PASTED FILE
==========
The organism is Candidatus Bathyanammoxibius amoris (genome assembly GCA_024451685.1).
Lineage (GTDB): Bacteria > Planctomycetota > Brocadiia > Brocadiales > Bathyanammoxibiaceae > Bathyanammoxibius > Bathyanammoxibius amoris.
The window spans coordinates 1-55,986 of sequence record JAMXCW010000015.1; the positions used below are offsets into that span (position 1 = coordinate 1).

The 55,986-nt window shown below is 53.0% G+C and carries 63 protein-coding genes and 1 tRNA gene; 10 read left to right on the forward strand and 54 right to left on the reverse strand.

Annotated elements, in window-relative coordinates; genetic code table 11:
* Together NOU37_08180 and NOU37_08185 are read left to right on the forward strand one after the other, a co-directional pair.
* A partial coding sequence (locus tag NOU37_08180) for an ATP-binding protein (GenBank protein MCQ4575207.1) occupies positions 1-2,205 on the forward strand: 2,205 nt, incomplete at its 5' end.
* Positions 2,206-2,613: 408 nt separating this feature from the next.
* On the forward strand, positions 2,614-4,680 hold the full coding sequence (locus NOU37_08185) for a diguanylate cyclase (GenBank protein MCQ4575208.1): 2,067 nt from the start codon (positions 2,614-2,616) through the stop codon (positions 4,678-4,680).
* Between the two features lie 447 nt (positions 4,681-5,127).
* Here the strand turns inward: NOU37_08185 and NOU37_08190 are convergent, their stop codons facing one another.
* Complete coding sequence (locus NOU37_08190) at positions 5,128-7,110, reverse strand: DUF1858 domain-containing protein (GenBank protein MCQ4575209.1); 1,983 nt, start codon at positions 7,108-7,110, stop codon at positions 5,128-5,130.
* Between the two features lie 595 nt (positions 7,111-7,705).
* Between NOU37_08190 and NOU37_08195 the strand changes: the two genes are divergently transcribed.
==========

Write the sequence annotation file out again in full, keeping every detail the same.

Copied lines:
The organism is Candidatus Bathyanammoxibius amoris (genome assembly GCA_024451685.1).
Lineage (GTDB): Bacteria > Planctomycetota > Brocadiia > Brocadiales > Bathyanammoxibiaceae > Bathyanammoxibius > Bathyanammoxibius amoris.
The window spans coordinates 1-55,986 of sequence record JAMXCW010000015.1; the positions used below are offsets into that span (position 1 = coordinate 1).

The 55,986-nt window shown below is 53.0% G+C and carries 63 protein-coding genes and 1 tRNA gene; 10 read left to right on the forward strand and 54 right to left on the reverse strand.

Annotated elements, in window-relative coordinates; genetic code table 11:
* Together NOU37_08180 and NOU37_08185 are read left to right on the forward strand one after the other, a co-directional pair.
* A partial coding sequence (locus tag NOU37_08180) for an ATP-binding protein (GenBank protein MCQ4575207.1) occupies positions 1-2,205 on the forward strand: 2,205 nt, incomplete at its 5' end.
* Positions 2,206-2,613: 408 nt separating this feature from the next.
* On the forward strand, positions 2,614-4,680 hold the full coding sequence (locus NOU37_08185) for a diguanylate cyclase (GenBank protein MCQ4575208.1): 2,067 nt from the start codon (positions 2,614-2,616) through the stop codon (positions 4,678-4,680).
* Between the two features lie 447 nt (positions 4,681-5,127).
* Here the strand turns inward: NOU37_08185 and NOU37_08190 are convergent, their stop codons facing one another.
* Complete coding sequence (locus NOU37_08190) at positions 5,128-7,110, reverse strand: DUF1858 domain-containing protein (GenBank protein MCQ4575209.1); 1,983 nt, start codon at positions 7,108-7,110, stop codon at positions 5,128-5,130.
* Between the two features lie 595 nt (positions 7,111-7,705).
* Between NOU37_08190 and NOU37_08195 the strand changes: the two genes are divergently transcribed.